We recently described a bead-based screen in which 2.5 × 106 different peptide sequences were prepared as a OBOC library . Fluorescently labeled RGS4 was used to probe the library for peptides that bind RGS4 . A total of 14 peptide sequences were obtained and, in our first report, one peptide sequence (in two chemical forms) was found to inhibit RGS4-stimulated GTPase activity. Since the majority of those hit peptides could bind tightly to the RGS without disrupting GAP activity, they were also tested in the flow cytometry protein interaction assay (FCPIA) (Figure 1), which measures the interaction between RGS4 and Gαo. In this method we used a Luminex flow cytometer to detect the binding of Alexa Fluor 532-labeled Gαo to biotinylated RGS4 on avidin beads in the presence of AMF (AlCl3, MgCl2, NaF and GDP) to put the Gα subunit into a transition state-like conformation . Peptides were tested at 50 μM except where limited by solubility (Table 1). Fourteen peptide sequences obtained from the OBOC screen, in both acetylated, disulfide bridged (ad) or free N-terminal disulfide bridged (nd) versions (or 28 peptides total), were tested and 5 showed statistically significant inhibition of the RGS4-Gαo interaction in the FCPIA assay (2nd, 5nd, 5ad, 6nd and 6ad, Figure 1, Table 1). Peptide 5 was the most active (80 ± 5 and 37 ± 3 percent inhibition for 5nd and 5ad, respectively) (Figure 1).
Figure 1. Hit peptides in the FCPIA. Hit peptides from Roof, et al. 2008 were tested at 50 μM unless otherwise indicated for ability to disrupt the RGS4-Gαo interaction as described using 25 nM Gα o-Alexa Fluor-532 and 5 nM wild type RGS4-biotin (mean ± S.E.M., n ≥ 3) *p < 0.05, **p < 0.01, ***p < 0.001 compared to no peptide.
Table 1. Hit peptide names, sequences and physical properties
5nd inhibited Gαo binding to a number of different RGS proteins (Figure 2). The IC50 values are 28 μM, 43 μM, 66 μM, ~145 μM and ~175 μM for RGS4, RGS8, RGS16, RGS19 and RGS7, respectively (logIC50 of -4.56 ± 0.02, -4.36 ± 0.02, -4.18 ± 0.03, ~-3.84 ± 0.05 and ~-3.76 ± 0.08). The most potent effects were on RGS4, RGS8 and RGS16, which all belong to the same RGS family (R4) and share the greatest sequence homology. RGS19 and RGS7 are in the RZ and R7 families, respectively and show less inhibition by 5nd. Linear as well as bridged versions of peptide 5 were tested in the FCPIA since cyclization yields would most likely have been less then 100% in the synthesis of the library leaving some linear peptides present on each bead. The free N-terminal linear (nl) and acetylated linear (al) peptides were found to be inactive (-1 ± 10 and -2 ± 4 percent inhibition for 5nl and 5al, respectively) (Figure 2C). This may be due to lack of structural rigidity necessary for the correct interaction of the peptide with the RGS protein or a role for chemical reactivity of the disulfide.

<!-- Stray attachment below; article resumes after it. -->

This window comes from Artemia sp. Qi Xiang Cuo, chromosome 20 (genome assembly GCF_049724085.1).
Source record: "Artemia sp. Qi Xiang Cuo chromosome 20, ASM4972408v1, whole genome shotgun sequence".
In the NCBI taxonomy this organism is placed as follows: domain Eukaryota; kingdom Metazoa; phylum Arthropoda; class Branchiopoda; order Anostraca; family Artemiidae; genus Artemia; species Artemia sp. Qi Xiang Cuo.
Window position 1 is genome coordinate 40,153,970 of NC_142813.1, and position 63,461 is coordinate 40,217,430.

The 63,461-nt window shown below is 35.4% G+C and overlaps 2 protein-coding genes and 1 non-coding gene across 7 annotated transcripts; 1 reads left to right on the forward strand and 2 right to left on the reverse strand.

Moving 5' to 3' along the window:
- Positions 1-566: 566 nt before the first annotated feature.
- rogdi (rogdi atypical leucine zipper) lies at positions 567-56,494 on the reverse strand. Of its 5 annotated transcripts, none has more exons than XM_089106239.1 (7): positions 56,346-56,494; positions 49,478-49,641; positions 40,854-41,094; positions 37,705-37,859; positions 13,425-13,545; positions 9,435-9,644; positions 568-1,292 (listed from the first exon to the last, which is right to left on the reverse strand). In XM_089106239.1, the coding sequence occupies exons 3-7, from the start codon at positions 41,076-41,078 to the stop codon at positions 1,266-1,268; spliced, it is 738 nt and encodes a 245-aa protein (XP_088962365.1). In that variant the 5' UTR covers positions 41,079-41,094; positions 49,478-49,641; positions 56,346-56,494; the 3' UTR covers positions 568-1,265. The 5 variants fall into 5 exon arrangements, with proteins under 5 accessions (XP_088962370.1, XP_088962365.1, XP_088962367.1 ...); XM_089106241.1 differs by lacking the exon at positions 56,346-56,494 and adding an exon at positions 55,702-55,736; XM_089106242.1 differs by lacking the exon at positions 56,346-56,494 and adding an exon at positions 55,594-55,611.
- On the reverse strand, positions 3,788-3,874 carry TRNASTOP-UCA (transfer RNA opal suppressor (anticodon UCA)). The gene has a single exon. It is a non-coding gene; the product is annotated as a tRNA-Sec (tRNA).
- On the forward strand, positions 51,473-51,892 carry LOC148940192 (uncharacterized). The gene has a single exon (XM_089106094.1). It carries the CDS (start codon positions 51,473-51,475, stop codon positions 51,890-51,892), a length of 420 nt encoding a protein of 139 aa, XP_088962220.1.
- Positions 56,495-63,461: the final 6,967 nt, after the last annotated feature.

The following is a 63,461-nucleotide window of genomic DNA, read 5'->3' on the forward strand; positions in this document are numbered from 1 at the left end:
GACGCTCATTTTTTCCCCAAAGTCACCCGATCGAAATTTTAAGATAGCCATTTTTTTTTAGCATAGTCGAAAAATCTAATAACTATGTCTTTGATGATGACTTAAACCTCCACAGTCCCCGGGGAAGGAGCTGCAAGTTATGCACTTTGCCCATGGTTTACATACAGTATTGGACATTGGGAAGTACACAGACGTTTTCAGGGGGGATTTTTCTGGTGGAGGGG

Figure 2. Characterization of hit 5. A) and B) Dose response curves for 5nd in the FCPIA with different RGS proteins (RGS Family), (mean ± S.E.M., n = 3) *p < 0.05, **p < 0.01, ***p < 0.001 compared to RGS4 at the same 5nd concentration. C) Peptides were tested at 50 μM as in Figure 1, (mean ± S.E.M., n ≥ 3) *p < 0.05, **p < 0.01, ***p < 0.001 compared to no peptide.